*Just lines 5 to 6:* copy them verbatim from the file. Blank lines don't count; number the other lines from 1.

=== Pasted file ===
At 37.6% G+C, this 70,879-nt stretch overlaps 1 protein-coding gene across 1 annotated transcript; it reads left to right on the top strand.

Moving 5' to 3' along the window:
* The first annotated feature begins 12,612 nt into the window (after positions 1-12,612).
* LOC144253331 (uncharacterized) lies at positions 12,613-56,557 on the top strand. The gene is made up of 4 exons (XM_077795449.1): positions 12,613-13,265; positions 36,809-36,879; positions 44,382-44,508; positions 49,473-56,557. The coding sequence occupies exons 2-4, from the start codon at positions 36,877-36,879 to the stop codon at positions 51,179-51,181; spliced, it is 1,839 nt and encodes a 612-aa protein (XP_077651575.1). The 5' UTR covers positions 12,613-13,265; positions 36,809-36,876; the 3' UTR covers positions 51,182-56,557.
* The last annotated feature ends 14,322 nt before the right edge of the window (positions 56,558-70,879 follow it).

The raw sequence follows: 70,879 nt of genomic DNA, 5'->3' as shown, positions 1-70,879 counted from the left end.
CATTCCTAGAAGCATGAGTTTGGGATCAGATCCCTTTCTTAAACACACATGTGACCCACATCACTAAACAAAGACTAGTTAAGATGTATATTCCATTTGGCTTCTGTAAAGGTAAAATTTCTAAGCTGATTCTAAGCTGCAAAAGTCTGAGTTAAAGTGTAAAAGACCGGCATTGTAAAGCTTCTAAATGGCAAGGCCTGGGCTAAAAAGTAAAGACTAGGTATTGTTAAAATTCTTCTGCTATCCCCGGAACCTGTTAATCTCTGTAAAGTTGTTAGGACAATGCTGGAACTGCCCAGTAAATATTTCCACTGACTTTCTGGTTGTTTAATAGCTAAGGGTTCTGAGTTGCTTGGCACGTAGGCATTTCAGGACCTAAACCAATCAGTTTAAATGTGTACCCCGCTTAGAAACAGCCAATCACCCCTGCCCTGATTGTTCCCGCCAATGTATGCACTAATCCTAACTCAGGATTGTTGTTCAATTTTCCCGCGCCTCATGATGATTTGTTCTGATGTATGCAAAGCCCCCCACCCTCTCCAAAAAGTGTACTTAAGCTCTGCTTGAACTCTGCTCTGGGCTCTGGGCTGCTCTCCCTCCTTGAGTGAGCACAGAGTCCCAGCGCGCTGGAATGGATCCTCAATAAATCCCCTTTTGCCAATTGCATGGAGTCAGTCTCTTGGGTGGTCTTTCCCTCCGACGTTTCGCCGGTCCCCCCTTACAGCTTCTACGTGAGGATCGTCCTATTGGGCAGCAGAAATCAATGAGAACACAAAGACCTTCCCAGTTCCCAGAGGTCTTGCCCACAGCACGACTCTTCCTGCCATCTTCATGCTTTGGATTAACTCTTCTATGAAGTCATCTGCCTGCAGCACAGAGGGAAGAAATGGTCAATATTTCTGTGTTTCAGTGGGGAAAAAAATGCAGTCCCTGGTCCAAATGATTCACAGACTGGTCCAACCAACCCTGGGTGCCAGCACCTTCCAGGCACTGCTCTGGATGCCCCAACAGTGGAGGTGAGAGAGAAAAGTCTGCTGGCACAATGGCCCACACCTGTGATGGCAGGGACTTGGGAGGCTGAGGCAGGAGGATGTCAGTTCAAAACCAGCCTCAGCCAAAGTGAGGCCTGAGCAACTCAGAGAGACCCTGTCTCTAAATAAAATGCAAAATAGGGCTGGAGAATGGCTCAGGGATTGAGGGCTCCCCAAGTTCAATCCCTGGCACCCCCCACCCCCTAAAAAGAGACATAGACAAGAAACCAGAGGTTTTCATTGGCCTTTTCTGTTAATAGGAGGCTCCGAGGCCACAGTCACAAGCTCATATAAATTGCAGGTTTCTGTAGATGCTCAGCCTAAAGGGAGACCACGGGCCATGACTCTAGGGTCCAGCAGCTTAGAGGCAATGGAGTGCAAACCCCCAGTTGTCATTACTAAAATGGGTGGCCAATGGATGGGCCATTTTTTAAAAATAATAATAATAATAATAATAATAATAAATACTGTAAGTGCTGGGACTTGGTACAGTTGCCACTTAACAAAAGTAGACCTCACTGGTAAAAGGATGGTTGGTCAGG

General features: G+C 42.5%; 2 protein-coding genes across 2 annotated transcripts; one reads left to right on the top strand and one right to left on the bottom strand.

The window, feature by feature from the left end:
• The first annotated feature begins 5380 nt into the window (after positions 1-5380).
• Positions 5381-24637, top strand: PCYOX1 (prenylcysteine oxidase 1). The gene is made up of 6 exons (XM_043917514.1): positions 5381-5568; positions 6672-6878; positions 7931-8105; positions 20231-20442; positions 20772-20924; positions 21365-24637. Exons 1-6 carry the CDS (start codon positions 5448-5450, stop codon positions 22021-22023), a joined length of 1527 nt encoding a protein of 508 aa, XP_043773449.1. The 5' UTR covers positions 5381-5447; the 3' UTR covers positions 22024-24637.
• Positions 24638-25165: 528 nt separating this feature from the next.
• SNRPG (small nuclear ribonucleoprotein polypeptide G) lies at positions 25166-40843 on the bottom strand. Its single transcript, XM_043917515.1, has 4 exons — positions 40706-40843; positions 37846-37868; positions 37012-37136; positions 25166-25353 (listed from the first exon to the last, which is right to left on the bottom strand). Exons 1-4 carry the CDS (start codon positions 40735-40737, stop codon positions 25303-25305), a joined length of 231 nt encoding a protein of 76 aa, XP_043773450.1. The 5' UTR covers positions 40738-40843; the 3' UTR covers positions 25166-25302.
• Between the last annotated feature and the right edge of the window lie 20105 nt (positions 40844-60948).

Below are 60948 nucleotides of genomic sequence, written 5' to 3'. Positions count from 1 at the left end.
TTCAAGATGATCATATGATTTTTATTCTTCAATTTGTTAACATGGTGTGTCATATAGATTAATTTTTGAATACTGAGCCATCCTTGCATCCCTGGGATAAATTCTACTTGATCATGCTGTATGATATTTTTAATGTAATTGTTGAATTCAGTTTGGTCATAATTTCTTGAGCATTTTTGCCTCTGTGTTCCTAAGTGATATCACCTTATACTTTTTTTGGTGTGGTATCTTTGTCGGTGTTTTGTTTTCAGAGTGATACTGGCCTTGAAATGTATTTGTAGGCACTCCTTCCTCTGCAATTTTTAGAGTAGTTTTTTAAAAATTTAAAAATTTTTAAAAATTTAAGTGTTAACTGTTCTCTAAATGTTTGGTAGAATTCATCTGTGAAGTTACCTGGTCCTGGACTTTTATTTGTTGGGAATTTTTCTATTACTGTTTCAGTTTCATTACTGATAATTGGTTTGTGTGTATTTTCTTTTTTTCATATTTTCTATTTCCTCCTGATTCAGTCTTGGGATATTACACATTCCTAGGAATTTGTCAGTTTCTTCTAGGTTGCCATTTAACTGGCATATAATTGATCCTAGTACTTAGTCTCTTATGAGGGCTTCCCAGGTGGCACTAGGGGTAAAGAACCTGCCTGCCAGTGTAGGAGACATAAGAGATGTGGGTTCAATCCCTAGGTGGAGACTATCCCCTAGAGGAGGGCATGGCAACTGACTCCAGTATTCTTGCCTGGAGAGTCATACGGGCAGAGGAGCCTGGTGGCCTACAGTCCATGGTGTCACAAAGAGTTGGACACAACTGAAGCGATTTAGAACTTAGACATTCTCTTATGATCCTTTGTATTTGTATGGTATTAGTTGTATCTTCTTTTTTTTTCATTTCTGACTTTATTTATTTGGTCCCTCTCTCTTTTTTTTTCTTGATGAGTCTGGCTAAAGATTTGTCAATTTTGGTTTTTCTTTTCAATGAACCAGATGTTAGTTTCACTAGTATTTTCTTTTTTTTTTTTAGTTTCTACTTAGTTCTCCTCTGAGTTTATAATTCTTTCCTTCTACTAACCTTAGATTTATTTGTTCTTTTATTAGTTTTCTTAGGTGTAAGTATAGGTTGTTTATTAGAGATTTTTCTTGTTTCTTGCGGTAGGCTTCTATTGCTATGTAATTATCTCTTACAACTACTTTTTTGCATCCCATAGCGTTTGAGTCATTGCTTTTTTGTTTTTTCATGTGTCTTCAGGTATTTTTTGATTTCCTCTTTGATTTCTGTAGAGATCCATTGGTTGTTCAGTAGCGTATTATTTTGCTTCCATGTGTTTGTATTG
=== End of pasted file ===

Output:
* The last annotated feature ends 14,322 nt before the right edge of the window (positions 56,558-70,879 follow it).

The raw sequence follows: 70,879 nt of genomic DNA, 5'->3' as shown, positions 1-70,879 counted from the left end.